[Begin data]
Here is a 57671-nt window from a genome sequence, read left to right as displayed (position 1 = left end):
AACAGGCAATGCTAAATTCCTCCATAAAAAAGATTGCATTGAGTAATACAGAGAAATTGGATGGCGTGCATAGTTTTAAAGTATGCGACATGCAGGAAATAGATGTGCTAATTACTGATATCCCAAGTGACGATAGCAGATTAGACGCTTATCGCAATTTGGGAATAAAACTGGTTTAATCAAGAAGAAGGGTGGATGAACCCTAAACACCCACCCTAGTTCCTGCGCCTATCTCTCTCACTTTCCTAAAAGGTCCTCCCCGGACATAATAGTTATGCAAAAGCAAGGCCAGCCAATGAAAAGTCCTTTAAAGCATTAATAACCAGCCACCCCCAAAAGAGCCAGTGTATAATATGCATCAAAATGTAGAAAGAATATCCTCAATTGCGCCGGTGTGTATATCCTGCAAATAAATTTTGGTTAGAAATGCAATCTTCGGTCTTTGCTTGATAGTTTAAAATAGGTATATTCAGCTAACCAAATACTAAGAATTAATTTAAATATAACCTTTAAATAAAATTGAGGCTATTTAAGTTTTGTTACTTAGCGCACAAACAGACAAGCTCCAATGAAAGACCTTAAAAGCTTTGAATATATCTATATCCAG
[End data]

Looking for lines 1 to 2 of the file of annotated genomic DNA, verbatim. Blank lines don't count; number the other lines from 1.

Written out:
Here is a 57671-nt window from a genome sequence, read left to right as displayed (position 1 = left end):
AACAGGCAATGCTAAATTCCTCCATAAAAAAGATTGCATTGAGTAATACAGAGAAATTGGATGGCGTGCATAGTTTTAAAGTATGCGACATGCAGGAAATAGATGTGCTAATTACTGATATCCCAAGTGACGATAGCAGATTAGACGCTTATCGCAATTTGGGAATAAAACTGGTTTAATCAAGAAGAAGGGTGGATGAACCCTAAACACCCACCCTAGTTCCTGCGCCTATCTCTCTCACTTTCCTAAAAGGTCCTCCCCGGACATAATAGTTATGCAAAAGCAAGGCCAGCCAATGAAAAGTCCTTTAAAGCATTAATAACCAGCCACCCCCAAAAGAGCCAGTGTATAATATGCATCAAAATGTAGAAAGAATATCCTCAATTGCGCCGGTGTGTATATCCTGCAAATAAATTTTGGTTAGAAATGCAATCTTCGGTCTTTGCTTGATAGTTTAAAATAGGTATATTCAGCTAACCAAATACTAAGAATTAATTTAAATATAACCTTTAAATAAAATTGAGGCTATTTAAGTTTTGTTACTTAGCGCACAAACAGACAAGCTCCAATGAAAGACCTTAAAAGCTTTGAATATATCTATATCCAG